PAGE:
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Saviour of humanity or war criminal? A new play about Dr Fritz Haber

BREAD FROM AIR – the strange case of Dr Fritz Haber

This is the title of my fifth play about the extraordinary Nobel Prize Laureate German scientist who, more than anybody else, is the most emblematic and controversial  figure of the Janus face of science  in the modern age. It was he who produced ‘bread from air’ by discovering the procedure of making ammonia from nitrogen and hydrogen. His genius thus saved billions of lives, for ammonia is the basic substance of fertilisers. During World War One he experimented with and introduced poisonous gases in the battlefield and in doing so, opened a new devastating chapter in warfare: the use of weapons of mass destruction. He was immensely successful and at one stage he was one of the most powerful men in Germany at the heart of the country’s war effort.

His personal life was equally controversial and strewn with personal tragedies. His first wife, Clara Immerwahr, a doctor of chemistry herself committed suicide on the night of a party celebrating the successful use of chlorine, a toxic gas, released in the trenches of Ypres. His second marriage to Charlotte Nathan, the manager of his Berlin club also ended in divorce. Being a Jew  he converted to Protestantism but this did not prevent his fall when the Nazis came to power in 1933.

The play follows Haber’s rise from being a little known chemist in a provincial university to the pinnacle of German academic life. It was the arrival of a young English scientist, Robert Le Rossignol from University College London which accelerated Haber’s career on the way to the Nobel Prize and is the starting point of the play.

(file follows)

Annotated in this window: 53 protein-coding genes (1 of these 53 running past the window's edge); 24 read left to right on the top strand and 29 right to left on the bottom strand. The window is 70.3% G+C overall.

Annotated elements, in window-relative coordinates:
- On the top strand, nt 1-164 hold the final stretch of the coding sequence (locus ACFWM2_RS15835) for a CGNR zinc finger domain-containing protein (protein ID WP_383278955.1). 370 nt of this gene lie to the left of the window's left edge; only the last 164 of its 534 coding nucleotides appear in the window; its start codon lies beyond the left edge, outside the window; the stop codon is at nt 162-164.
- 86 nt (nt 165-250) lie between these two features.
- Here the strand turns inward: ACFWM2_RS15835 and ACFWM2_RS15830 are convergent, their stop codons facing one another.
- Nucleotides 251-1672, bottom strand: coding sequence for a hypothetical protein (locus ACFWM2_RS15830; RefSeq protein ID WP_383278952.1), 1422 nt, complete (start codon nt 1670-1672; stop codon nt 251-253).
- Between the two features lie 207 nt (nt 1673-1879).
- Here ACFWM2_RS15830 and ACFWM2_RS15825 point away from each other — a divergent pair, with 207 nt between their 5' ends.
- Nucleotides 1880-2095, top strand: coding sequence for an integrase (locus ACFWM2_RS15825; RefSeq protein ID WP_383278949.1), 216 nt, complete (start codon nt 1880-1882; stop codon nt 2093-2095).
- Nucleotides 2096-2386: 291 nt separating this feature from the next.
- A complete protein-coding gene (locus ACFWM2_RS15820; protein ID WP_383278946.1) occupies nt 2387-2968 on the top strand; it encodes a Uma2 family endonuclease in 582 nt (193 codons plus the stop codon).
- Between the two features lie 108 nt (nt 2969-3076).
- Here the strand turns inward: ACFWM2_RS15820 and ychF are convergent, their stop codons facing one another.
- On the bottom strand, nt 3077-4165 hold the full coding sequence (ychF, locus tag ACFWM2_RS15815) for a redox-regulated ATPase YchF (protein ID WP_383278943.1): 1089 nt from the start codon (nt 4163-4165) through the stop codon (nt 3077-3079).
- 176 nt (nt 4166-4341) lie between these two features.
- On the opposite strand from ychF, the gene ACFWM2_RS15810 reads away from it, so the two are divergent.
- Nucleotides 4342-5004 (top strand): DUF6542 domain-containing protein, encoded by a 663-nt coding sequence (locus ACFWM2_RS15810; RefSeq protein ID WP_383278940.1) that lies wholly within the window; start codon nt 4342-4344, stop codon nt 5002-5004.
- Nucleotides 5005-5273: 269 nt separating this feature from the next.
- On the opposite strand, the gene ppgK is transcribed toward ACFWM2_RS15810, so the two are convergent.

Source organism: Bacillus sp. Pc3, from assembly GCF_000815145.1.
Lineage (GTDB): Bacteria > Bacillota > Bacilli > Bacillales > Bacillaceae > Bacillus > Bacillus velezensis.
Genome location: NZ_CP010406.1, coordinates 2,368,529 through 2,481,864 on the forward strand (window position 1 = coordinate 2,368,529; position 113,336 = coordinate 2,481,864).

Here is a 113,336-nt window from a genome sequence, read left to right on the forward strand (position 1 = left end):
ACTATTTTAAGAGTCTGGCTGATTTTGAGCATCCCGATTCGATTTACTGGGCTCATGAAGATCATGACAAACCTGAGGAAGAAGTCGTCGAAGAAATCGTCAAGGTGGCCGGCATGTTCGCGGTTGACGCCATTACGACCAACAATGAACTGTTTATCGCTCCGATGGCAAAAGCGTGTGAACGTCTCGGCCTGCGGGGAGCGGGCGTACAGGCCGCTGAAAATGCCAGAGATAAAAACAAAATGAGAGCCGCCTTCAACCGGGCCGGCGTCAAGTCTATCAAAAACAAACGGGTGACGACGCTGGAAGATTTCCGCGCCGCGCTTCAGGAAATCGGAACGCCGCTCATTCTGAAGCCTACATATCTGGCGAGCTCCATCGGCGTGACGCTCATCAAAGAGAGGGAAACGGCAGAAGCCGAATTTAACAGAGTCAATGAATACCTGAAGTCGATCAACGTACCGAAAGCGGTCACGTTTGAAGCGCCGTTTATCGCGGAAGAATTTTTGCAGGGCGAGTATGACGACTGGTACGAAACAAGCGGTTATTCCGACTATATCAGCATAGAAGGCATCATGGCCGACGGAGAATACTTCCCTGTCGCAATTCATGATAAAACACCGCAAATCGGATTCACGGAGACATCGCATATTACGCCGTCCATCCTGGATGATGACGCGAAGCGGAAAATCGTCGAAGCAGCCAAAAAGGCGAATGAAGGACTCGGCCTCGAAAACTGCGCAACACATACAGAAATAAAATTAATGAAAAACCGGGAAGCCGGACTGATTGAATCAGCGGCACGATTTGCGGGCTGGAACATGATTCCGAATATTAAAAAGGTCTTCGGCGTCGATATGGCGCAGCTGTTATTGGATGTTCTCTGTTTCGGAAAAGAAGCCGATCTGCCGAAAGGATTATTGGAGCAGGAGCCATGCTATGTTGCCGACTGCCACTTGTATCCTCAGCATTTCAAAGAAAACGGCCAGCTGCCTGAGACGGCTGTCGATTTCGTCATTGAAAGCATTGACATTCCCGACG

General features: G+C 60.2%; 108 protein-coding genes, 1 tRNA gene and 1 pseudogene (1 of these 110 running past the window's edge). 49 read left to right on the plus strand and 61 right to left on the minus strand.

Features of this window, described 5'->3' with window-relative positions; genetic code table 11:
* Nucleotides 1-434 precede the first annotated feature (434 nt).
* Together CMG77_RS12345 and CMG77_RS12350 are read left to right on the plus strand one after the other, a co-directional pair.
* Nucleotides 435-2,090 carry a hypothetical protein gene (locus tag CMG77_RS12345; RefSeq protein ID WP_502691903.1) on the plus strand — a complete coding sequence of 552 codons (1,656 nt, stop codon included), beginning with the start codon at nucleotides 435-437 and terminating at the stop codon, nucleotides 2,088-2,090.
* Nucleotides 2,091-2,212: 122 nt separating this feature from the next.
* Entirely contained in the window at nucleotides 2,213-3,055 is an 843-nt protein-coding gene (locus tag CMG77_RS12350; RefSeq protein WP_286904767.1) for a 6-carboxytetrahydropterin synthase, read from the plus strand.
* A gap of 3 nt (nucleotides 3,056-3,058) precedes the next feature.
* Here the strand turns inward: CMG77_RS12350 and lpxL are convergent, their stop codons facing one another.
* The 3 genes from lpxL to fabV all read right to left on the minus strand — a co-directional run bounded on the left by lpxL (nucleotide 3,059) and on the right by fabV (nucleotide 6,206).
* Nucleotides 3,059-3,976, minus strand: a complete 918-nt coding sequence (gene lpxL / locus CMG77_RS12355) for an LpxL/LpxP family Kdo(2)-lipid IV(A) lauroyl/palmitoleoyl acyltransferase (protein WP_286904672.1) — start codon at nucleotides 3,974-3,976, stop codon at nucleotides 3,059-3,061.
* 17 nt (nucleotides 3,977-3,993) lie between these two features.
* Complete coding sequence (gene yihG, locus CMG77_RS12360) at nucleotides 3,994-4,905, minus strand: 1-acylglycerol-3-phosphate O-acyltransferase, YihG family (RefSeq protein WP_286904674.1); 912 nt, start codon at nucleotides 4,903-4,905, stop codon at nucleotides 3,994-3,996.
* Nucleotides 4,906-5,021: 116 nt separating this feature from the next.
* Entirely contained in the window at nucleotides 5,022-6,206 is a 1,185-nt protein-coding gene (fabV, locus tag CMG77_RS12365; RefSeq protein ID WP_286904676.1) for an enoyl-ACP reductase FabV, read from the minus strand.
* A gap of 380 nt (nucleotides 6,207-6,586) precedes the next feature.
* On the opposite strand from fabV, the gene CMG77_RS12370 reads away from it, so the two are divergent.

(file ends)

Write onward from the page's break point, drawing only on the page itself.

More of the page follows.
Honours for Holocaust education


In the Queen’s Birthday Honours List Peter was awarded a British Empire Medal ‘for services to Holocaust education and awareness.’ The Investiture had been postponed more than once, but finally it took place on 27 September 2021 in Westminster Abbey. That some restrictions had to be observed, as a result of the pandemic, made the occasion even more moving to the occasion

Tissot Play Goes to Tate Britain

On Monday 5 March 2018 a rather unusual event happened at Tate Britain. After the venerable museum closed its doors to the public, and reopened to a group of special friends, a rehearsed reading of Peter Lantos’s fourth play, Light and Shadow took place in the Tissot Room of the exhibition of Impressionists in London.

This play was written well before the exhibition was even conceived, but its presentation in a room full of Tissot’s pictures was an extraordinarily happy coincidence. The play is the story of Tissot’s extraordinary love affair with Kate Newton – the muse of many of his paintings – a beautiful, divorced, Irish Catholic with an illegitimate child. Their love survived the official prejudices of the puritanical Victorian era and only ended with Kate’s premature death. Tissot, the most successful chronicler of London’s social life left for Paris after three days of mourning, never to return.

The play was directed by Sarah Berger in the production of the So and So Arts Club. Ben Porter played Tissot, and Georgie Oulton was Kate. Other actors included Jessica Claire, Nigel Fairs, Sian E Green and George Potts.


Rehearsed reading Peter’s third play, Stolen Years

Despite the inclement weather of freezing cold and icy snow on 1 March 2018, The Tristan Bates Theatre, Covent Garden, London was full for the first rehearsed reading of Stolen Years. The play reflects the febrile times of 1989 on the eve of the collapse of Communism in Hungary. Four friends meet in an apartment in Budapest after thirty years. One of them, Robi has returned from New York where he fled after the failed Revolution of 1956. His arrival revives painful memories of deceit, torture and lies, and triggers the uncertainties of the future.

The play was directed by Dave Spencer in the production of the So and So Arts Club. The cast included Kate Harper, Keith Hill, Tony Keetch and Louise Templeton.

Article in the Guardian about a remarkable book SURVIVOR

The Weekend Magazine of the Guardian’s 14 January 2017 issue had an interview with six Holocaust survivors, including Peter Lantos; each accompanied by portraits from Harry Boden’s book, Survivor published by Cassell. The beautifully produced book, with a forward by Howard Jacobson is a collection of 102 portraits, each accompanied by a few sentences written by the subject in their own handwriting and complemented by brief biographies at the end. Harry is an internationally known portrait photographer who worked on this project for years and the result is moving; uplifting rather than depressing. The Guardian